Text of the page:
Intimacy and Sexual Relations
Addiction and substance abuse portends significant challenges to the pursuit of intimacy and fulfilling sexual relations. This topic is significantly highlighted in both memoirs, given the tribulations that characterized Strayed and Clegg’s sexual lives following their indulgence in alcohol and drug abuse. For starters, substance abuse addiction often has a devastating influence on the moral compass of individuals hooked on the said substances (Giacomucci 144). In many instances, such individuals often find themselves getting involved in sexually irresponsible behavior with tragic repercussions as illustrated in both memoirs. In ninety days, Clegg’s two-month escapade was characterized by his indulgence in binge drinking and sex (Clegg 22). These actions contributed to the breakdown of his eight-year relationship with his companion Noah. In the weeks that follow his reintegration into society, Clegg also narrates the difficulties he experienced during his quest to develop intimate relations.
Intimacy and sexual relations are similarly covered on Wild with a significant highlight of the author’s dubious sexual history characterized by multiple affairs. Strayed even suggests that her heroin addiction came about following her introduction by somebody she was having sexual relations with (Strayed 175). Her sexual escapades also account for her divorce following her husband’s displeasure at her cheating tendencies. Strayed goes ahead to pack contraceptives alongside her books for her hike, thereby illustrating the significance of the topic of intimacy in both memoirs. This scenario best exemplifies the input of substance abuse and addiction on sexual impropriety among users and the subsequent crumbling of their committed intimate relations (Giacomucci 138). In effect, the topic on intimacy serves to highlight the psychological dimension of substance abuse among users in light of their apparent inability to develop meaningful relations.
The Journey to Recovery
The two memoirs make a detailed account of the steps that facilitated the pursuit and eventual realization of sobriety in both instances. What is, however, striking is the fact that in the two cases, the desire to pursue sobriety emerged out of the authors’ initiative. This is an essential consideration for the success of any rehabilitation initiative. Clegg made a serious analysis of his life and predicament as an addict while considering what that would portend for his future. Following these personal deliberations, he made a conscious decision to enlist for rehabilitation despite the financial challenges he was experiencing at the time (Clegg 24). Clegg’s journey through rehabilitation and recovery was characterized by numerous hurdles, which he overcame as a result of his deeply felt commitment to succeed. His relapse was one such setback that almost dimmed his prospects of recovery were it not for the personal initiative he had undertaken to reclaim his life.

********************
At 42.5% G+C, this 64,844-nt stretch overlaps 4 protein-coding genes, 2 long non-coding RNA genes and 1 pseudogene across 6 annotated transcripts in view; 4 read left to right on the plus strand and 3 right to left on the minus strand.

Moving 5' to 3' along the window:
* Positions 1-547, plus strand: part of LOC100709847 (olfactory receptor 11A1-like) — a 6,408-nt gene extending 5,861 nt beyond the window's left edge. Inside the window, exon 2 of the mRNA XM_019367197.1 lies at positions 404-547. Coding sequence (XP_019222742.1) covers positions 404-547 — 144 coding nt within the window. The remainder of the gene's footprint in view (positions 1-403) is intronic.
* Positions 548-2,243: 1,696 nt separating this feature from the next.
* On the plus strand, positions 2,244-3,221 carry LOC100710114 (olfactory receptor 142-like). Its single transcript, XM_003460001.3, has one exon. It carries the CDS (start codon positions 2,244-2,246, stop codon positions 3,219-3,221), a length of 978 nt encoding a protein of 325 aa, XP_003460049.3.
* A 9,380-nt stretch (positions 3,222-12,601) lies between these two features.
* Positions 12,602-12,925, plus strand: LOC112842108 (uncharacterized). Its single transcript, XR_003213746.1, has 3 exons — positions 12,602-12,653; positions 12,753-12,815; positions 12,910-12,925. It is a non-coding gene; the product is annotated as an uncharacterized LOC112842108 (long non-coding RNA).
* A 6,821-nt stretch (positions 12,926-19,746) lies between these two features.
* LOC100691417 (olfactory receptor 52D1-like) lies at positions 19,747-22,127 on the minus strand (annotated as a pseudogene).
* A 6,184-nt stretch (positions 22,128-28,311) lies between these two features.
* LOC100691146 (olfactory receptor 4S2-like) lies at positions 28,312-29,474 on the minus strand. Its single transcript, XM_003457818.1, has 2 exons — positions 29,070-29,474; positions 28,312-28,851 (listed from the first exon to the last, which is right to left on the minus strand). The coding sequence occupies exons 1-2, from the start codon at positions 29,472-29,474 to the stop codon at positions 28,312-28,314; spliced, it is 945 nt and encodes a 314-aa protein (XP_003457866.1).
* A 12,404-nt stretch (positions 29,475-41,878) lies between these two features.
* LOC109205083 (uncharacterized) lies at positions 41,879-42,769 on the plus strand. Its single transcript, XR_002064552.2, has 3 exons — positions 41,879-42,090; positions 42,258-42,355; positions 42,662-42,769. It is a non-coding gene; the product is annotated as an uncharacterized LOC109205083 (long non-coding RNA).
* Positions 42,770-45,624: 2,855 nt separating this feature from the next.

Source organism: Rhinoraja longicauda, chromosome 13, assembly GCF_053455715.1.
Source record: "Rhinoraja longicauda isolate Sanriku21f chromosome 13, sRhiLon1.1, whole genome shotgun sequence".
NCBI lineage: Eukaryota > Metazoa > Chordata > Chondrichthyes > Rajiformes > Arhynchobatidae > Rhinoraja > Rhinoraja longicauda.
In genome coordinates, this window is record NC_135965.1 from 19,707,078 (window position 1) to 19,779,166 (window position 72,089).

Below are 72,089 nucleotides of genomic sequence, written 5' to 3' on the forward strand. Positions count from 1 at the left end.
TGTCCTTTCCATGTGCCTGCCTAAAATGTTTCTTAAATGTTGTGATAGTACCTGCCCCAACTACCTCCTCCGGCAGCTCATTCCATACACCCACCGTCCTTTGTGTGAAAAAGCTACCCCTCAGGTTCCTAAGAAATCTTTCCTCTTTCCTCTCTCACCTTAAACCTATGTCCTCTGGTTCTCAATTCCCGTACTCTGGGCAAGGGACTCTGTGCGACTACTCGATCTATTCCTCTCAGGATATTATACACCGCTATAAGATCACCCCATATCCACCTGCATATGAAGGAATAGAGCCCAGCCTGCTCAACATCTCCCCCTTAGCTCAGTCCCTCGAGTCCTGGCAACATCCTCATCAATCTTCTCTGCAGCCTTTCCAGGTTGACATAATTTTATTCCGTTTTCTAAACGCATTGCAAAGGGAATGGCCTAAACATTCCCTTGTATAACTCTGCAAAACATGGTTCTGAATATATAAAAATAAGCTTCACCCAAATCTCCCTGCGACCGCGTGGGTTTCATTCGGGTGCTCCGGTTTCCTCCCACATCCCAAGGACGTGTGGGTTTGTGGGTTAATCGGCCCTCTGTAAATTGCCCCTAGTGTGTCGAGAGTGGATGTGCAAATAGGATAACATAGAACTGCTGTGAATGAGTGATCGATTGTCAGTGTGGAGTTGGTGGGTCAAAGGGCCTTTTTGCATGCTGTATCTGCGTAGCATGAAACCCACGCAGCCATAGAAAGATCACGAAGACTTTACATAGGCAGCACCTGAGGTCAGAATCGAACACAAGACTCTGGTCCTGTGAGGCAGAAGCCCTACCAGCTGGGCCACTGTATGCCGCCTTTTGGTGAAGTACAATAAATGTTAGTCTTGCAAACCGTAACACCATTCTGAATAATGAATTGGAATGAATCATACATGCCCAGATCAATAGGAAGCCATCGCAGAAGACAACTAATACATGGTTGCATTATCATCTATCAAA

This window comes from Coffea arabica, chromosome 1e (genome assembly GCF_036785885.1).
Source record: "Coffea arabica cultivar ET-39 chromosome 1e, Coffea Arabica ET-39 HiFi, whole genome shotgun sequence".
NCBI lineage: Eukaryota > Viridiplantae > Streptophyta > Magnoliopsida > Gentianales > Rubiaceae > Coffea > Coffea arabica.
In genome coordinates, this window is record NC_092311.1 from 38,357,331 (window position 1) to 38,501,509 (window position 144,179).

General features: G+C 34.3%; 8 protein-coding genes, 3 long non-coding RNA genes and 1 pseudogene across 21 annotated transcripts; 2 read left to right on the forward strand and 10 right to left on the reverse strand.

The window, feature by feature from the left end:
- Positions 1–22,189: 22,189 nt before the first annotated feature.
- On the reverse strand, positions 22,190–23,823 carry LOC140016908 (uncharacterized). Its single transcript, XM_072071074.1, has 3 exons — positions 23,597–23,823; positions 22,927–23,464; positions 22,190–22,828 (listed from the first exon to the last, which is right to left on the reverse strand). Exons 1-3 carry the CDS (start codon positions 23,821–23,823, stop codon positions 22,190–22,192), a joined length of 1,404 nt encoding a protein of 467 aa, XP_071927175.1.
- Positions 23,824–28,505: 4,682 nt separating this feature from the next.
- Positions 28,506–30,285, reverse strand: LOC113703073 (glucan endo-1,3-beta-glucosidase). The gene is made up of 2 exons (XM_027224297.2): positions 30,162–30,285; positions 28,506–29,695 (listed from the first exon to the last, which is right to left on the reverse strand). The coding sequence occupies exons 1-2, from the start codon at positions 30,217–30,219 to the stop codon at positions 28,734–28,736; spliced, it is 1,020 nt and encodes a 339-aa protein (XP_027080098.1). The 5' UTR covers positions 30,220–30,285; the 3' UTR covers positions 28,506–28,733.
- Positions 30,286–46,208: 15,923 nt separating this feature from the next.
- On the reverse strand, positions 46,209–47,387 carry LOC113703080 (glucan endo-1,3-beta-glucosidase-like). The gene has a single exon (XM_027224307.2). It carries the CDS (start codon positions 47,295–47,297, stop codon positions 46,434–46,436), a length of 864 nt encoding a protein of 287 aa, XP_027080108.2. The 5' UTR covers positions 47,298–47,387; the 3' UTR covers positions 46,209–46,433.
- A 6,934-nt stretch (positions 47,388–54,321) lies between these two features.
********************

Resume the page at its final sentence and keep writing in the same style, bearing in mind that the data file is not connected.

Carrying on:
Strayed similarly took a personal initiative to escape the stranglehold of addiction before flying out to California to kick-start her hiking initiative. Despite the challenges she encountered during the eleven-hundred-mile journey, her determination to succeed was informed by her deeply felt desire for a positive outcome. Faced by the fears of imminent danger following the snapping of tree branches outside her tent at night, Stayed would shout the words, “I am not afraid” to ease her tension (Strayed 216). This similarly points to her unwavering desire to endure all hardships as the price for her recovery. The fact that the two different approaches to rehabilitation result in the desired outcome points to the significance of one’s commitment to a course on the realization of set objectives. In this respect, the two memoirs utilize the topic of addiction rehabilitation and recovery to highlight the significance of individual input and commitment to change in realizing success.
Sobriety and its Prospects